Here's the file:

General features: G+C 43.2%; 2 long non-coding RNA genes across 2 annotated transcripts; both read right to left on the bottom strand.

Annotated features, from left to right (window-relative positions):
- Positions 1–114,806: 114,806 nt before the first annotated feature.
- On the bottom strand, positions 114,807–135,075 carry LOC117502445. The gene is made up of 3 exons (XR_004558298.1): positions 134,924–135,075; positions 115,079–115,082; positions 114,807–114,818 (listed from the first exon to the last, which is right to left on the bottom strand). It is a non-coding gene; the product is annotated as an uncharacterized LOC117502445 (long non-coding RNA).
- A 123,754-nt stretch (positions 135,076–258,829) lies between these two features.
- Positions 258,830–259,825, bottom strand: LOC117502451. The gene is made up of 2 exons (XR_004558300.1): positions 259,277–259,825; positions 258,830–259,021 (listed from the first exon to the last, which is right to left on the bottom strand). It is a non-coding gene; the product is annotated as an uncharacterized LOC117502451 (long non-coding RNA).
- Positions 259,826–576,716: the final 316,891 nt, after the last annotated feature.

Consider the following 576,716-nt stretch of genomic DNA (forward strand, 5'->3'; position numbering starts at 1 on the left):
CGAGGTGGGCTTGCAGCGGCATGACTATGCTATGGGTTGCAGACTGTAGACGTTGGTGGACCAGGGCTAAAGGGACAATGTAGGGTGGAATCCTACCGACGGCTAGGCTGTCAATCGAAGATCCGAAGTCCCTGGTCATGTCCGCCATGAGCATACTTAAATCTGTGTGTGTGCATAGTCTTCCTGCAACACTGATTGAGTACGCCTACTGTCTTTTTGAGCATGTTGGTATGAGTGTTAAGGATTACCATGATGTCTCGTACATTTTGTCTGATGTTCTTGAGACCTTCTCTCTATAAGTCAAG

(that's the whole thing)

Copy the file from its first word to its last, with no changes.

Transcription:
General features: G+C 43.2%; 2 long non-coding RNA genes across 2 annotated transcripts; both read right to left on the bottom strand.

Annotated features, from left to right (window-relative positions):
- Positions 1–114,806: 114,806 nt before the first annotated feature.
- On the bottom strand, positions 114,807–135,075 carry LOC117502445. The gene is made up of 3 exons (XR_004558298.1): positions 134,924–135,075; positions 115,079–115,082; positions 114,807–114,818 (listed from the first exon to the last, which is right to left on the bottom strand). It is a non-coding gene; the product is annotated as an uncharacterized LOC117502445 (long non-coding RNA).
- A 123,754-nt stretch (positions 135,076–258,829) lies between these two features.
- Positions 258,830–259,825, bottom strand: LOC117502451. The gene is made up of 2 exons (XR_004558300.1): positions 259,277–259,825; positions 258,830–259,021 (listed from the first exon to the last, which is right to left on the bottom strand). It is a non-coding gene; the product is annotated as an uncharacterized LOC117502451 (long non-coding RNA).
- Positions 259,826–576,716: the final 316,891 nt, after the last annotated feature.

Consider the following 576,716-nt stretch of genomic DNA (forward strand, 5'->3'; position numbering starts at 1 on the left):
CGAGGTGGGCTTGCAGCGGCATGACTATGCTATGGGTTGCAGACTGTAGACGTTGGTGGACCAGGGCTAAAGGGACAATGTAGGGTGGAATCCTACCGACGGCTAGGCTGTCAATCGAAGATCCGAAGTCCCTGGTCATGTCCGCCATGAGCATACTTAAATCTGTGTGTGTGCATAGTCTTCCTGCAACACTGATTGAGTACGCCTACTGTCTTTTTGAGCATGTTGGTATGAGTGTTAAGGATTACCATGATGTCTCGTACATTTTGTCTGATGTTCTTGAGACCTTCTCTCTATAAGTCAAG